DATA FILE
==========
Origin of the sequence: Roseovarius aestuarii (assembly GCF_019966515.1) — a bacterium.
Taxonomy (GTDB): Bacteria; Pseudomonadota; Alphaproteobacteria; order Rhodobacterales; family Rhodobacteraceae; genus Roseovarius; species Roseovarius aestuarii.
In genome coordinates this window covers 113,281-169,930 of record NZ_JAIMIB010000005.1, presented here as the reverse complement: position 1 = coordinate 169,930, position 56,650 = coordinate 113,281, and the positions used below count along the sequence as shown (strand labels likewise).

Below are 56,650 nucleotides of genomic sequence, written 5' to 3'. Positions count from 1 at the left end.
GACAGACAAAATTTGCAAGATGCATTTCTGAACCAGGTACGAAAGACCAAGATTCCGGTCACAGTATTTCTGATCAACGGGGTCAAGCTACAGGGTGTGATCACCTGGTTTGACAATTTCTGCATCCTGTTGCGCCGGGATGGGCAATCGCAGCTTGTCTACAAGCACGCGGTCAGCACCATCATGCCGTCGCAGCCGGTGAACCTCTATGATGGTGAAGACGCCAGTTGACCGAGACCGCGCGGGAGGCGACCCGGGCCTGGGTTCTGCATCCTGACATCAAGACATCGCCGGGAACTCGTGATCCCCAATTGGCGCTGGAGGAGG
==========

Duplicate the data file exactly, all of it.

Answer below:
Origin of the sequence: Roseovarius aestuarii (assembly GCF_019966515.1) — a bacterium.
Taxonomy (GTDB): Bacteria; Pseudomonadota; Alphaproteobacteria; order Rhodobacterales; family Rhodobacteraceae; genus Roseovarius; species Roseovarius aestuarii.
In genome coordinates this window covers 113,281-169,930 of record NZ_JAIMIB010000005.1, presented here as the reverse complement: position 1 = coordinate 169,930, position 56,650 = coordinate 113,281, and the positions used below count along the sequence as shown (strand labels likewise).

Below are 56,650 nucleotides of genomic sequence, written 5' to 3'. Positions count from 1 at the left end.
GACAGACAAAATTTGCAAGATGCATTTCTGAACCAGGTACGAAAGACCAAGATTCCGGTCACAGTATTTCTGATCAACGGGGTCAAGCTACAGGGTGTGATCACCTGGTTTGACAATTTCTGCATCCTGTTGCGCCGGGATGGGCAATCGCAGCTTGTCTACAAGCACGCGGTCAGCACCATCATGCCGTCGCAGCCGGTGAACCTCTATGATGGTGAAGACGCCAGTTGACCGAGACCGCGCGGGAGGCGACCCGGGCCTGGGTTCTGCATCCTGACATCAAGACATCGCCGGGAACTCGTGATCCCCAATTGGCGCTGGAGGAGG